Donald Trump doesn’t have any regrets about running one of the most divisive presidential races in U.S. history. The controversial POTUS-elect — who came under fire for sexist comments and once mocked a disabled man, among other negative remarks during his campaign — told The Wall Street Journal in an exclusive new interview published on Friday, November 11, that he doesn’t believe he took his rhetoric too far.
“No,” he told the paper when asked about his controversial comments. “I won.”
The Republican former Apprentice host, 70, who met with President Obama for the first time on Thursday, also told the WSJ that he plans to take a more positive tone now that he’s president-elect.
“It’s different now,” Trump said. “I want a country that loves each other. I want to stress that.”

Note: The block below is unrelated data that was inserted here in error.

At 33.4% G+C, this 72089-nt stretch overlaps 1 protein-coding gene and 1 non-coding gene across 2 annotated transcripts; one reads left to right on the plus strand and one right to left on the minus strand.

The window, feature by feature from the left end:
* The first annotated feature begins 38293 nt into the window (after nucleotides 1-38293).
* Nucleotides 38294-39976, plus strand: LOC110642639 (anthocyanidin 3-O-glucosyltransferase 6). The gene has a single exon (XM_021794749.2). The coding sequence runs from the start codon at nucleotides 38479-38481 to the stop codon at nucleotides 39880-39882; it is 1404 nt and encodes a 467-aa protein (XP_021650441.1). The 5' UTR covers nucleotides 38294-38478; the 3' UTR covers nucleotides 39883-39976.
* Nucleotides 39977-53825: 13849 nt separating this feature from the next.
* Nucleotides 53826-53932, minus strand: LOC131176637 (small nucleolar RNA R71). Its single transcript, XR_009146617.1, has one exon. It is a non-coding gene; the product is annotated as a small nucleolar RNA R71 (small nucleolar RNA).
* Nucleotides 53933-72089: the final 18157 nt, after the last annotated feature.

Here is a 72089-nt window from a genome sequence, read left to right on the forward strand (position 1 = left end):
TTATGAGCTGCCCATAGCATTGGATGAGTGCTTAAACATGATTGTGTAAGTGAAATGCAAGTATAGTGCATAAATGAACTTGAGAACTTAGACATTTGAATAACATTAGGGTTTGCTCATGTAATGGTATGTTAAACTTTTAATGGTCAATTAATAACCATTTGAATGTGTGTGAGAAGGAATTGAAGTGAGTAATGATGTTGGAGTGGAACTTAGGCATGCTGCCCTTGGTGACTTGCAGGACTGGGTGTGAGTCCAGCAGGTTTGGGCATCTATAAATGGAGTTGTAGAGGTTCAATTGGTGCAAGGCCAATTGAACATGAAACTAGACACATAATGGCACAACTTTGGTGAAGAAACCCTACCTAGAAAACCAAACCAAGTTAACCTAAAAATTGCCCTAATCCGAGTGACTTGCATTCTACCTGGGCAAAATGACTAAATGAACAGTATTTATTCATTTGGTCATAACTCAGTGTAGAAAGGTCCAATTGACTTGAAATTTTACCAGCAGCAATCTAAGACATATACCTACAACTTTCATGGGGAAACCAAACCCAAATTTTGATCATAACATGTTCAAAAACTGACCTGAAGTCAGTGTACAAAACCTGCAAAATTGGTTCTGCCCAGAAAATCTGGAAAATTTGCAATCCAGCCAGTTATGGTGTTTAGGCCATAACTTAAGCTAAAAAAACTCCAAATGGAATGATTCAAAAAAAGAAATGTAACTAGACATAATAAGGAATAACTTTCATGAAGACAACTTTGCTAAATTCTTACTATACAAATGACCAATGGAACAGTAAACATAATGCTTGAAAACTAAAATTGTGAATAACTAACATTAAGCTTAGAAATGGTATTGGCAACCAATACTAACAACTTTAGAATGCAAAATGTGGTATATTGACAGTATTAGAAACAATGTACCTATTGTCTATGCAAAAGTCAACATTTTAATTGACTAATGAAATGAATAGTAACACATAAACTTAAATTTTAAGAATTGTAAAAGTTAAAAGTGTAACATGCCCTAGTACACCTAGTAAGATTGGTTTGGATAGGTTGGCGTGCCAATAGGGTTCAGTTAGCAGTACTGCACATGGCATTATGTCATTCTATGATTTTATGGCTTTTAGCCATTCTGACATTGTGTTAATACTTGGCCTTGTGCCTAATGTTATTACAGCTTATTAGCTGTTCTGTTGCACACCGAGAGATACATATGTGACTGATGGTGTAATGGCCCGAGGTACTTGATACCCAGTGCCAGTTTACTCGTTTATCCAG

Trump, who has called the recent protests against him “unfair,” explained that he’ll ease tension by providing jobs. The businessman also may have had a change of heart when it comes to his campaign to repeal Obama’s Affordable Care Act, after the president asked him to reconsider.
“I told him I will look at his suggestions, and out of respect, I will do that,” Trump said. “Either Obamacare will be amended, or repealed and replaced.”
The POTUS-elect declined to tell the WSJ his top priority after taking office, but said he has “a lot of first priorities.”
Trump, who is the first person to be elected U.S. president without serving in the military or holding public office, concluded he will rely heavily on his Vice President-elect Mike Pence.
“Mike will have a big role,” he said of the Indiana governor. “He’s very capable.”
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